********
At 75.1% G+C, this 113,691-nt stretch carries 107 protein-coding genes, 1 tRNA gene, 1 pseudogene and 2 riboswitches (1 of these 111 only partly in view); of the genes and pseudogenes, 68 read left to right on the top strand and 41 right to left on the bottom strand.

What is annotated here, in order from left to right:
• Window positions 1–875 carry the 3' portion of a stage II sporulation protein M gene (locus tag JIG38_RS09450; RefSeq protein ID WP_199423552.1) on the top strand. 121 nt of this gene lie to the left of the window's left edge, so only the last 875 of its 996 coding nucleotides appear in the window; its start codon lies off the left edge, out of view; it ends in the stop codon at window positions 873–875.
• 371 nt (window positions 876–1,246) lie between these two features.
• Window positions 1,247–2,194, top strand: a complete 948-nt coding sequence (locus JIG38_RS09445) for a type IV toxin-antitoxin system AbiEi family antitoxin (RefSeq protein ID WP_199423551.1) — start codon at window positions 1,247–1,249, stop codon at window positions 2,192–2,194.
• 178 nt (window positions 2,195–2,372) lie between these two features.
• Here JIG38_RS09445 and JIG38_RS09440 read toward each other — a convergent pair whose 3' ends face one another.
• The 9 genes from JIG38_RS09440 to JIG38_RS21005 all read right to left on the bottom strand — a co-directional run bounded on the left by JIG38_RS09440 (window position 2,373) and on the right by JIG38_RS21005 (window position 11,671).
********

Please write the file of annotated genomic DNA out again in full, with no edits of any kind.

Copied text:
At 75.1% G+C, this 113,691-nt stretch carries 107 protein-coding genes, 1 tRNA gene, 1 pseudogene and 2 riboswitches (1 of these 111 only partly in view); of the genes and pseudogenes, 68 read left to right on the top strand and 41 right to left on the bottom strand.

What is annotated here, in order from left to right:
• Window positions 1–875 carry the 3' portion of a stage II sporulation protein M gene (locus tag JIG38_RS09450; RefSeq protein ID WP_199423552.1) on the top strand. 121 nt of this gene lie to the left of the window's left edge, so only the last 875 of its 996 coding nucleotides appear in the window; its start codon lies off the left edge, out of view; it ends in the stop codon at window positions 873–875.
• 371 nt (window positions 876–1,246) lie between these two features.
• Window positions 1,247–2,194, top strand: a complete 948-nt coding sequence (locus JIG38_RS09445) for a type IV toxin-antitoxin system AbiEi family antitoxin (RefSeq protein ID WP_199423551.1) — start codon at window positions 1,247–1,249, stop codon at window positions 2,192–2,194.
• 178 nt (window positions 2,195–2,372) lie between these two features.
• Here JIG38_RS09445 and JIG38_RS09440 read toward each other — a convergent pair whose 3' ends face one another.
• The 9 genes from JIG38_RS09440 to JIG38_RS21005 all read right to left on the bottom strand — a co-directional run bounded on the left by JIG38_RS09440 (window position 2,373) and on the right by JIG38_RS21005 (window position 11,671).